Being Dominican
Preachers Resources
Justice and Peace
Faith and Film
Groups and Organizations
Latin America

Free Update

Can't open PDF format files? Click on the link to download the latest Adobe Reader. It is safe and secure and free. Really.
Dominican Life | USA
| Sisters | Associates| Friars | Laity | Nuns | Link to Groups| DLC
| World OP
free email subscription
Coming Events

We have Family in Kenya

A SPECIAL EYE WITNESS REPORT on Violence in Kenya from the Dominican Friars

Vincent Wiseman, OP Student Master and
Kevin Kraft, OP Novice Master

political reality of Kenya

Kenya Map

There are 14 major tribes in Kenya and another 17 that are quite small .The Kikuyu are the largest tribe with 13 percent  of the population. The Luo are the third largest with 11 percent of the population. The current President, Mwai Kibaki is Kikuyu. His opponent in the recent election is Raila Odinga and he is Luo. (Incidently, Barack Obama's Father was Luo.) Although their traditional areas of Kenya are not close, there are historical reasons that explain the friction between them.

The results of the recent election were quite clearly questionable, and it seems apparent that changes in the tally were made in the very electoral commission. While opposition leader Raila had been winning, in the end, the results declared Kibaki as president by a narrow margin. One reason why this is odd is that Raila's party won about 75% of the parliament seats and many of Kibaki's cabinet and supporters were not reelected, including his vice president Moody Awori. Former president Moi's two sons were also not reelected. It seemed clear that the country wanted a change.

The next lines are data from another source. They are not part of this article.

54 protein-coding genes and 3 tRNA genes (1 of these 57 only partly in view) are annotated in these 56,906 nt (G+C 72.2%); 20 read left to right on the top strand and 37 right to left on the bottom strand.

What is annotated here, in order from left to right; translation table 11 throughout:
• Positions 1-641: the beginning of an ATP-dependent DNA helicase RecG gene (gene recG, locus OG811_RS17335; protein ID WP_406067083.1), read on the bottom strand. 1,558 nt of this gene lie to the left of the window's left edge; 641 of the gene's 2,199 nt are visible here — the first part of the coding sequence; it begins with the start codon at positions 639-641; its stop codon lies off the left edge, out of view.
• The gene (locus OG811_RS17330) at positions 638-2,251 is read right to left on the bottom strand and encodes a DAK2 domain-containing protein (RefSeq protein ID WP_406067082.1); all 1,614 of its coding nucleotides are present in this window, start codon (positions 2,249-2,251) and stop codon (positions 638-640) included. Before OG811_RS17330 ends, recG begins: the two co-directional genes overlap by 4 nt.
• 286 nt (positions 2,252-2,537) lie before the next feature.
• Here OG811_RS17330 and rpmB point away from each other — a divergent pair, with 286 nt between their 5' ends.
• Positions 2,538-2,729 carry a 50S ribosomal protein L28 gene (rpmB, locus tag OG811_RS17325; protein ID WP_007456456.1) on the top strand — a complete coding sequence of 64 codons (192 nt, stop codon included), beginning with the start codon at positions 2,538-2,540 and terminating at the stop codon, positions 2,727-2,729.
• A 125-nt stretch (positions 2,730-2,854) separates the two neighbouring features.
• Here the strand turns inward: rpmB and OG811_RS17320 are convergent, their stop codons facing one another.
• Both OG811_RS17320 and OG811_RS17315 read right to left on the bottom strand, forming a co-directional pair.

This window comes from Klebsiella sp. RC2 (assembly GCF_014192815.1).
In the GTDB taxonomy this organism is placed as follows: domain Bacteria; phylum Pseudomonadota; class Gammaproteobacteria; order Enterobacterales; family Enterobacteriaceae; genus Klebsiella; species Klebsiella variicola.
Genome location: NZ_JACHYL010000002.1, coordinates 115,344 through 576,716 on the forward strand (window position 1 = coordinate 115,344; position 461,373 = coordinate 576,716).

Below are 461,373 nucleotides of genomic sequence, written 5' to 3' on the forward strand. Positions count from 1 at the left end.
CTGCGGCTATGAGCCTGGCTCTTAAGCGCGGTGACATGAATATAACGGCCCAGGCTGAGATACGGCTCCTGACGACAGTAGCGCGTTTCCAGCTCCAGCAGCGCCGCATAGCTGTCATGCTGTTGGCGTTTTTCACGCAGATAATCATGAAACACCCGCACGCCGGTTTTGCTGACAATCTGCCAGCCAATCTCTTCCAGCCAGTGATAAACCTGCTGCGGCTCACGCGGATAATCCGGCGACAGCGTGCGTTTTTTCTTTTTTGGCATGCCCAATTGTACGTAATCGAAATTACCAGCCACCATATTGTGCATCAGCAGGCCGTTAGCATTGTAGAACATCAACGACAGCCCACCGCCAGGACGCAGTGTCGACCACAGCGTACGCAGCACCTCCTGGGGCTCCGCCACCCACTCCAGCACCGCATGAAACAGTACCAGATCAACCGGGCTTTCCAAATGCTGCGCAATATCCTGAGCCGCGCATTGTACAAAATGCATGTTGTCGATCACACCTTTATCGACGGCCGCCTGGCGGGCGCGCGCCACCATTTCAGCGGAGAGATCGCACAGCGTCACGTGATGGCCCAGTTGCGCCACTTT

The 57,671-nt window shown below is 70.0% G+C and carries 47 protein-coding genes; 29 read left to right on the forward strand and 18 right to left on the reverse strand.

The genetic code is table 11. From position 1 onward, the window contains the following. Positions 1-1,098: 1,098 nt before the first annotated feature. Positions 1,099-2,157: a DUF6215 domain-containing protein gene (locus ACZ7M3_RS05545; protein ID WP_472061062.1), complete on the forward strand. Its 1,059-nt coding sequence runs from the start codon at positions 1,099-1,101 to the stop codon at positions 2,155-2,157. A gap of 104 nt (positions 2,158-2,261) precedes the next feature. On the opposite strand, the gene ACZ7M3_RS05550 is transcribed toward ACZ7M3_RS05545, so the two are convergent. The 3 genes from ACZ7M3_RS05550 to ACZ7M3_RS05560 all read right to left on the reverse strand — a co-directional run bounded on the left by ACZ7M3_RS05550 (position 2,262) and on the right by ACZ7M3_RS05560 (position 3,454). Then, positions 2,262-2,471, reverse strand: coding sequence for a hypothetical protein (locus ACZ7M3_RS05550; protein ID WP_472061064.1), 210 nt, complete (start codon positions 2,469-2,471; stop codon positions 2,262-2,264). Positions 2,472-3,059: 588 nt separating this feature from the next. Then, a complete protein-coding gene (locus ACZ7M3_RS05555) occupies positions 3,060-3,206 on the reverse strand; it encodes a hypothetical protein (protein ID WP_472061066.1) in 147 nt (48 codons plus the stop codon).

Mawai Kibaki was sworn in as president in a private ceremony within a half hour. Raila has refused to accept this action and called for a rally Friday and again on Sunday.  The bishops have asked for a recount and for dialogue between the two sides. Archbishop Desmond Tutu has come and wishes to help with arbitration. Presently, the two leaders are the problem. Neither of them is accepting responsibility for what is happening in the country. Please pray that their hearts change as they are causing great sufferings for the people of this country. And as happened in the riots in the US, it is the poor who bear the brunt of the suffering. The people of Kenya deserve much better leadership than these two men.

Here is the problem. Every society has is group of hoodlums who welcome such an opportunity. Think of what happened in Washington, Detroit and Los Angeles 40 years ago. These same elements have been unleashed. Luos living in Kikuyu areas have been attacked and some killed. This is what happened to Br. Thomas Odhiambo's uncle, who was dragged from his house and beaten to death. His brothers and aunt also live in the same area and are in hiding. Please pray for them. At the same time, Kikuyu people in Luo area have been attacked and killed. Br. Mark Anthony who is Luo was approached by three men who had knives and told to speak Luo. As you know, these are not the good people of Kenya. This is the element of society found in every country which emerges at such times and then go back to their lives of petty crime and drugs.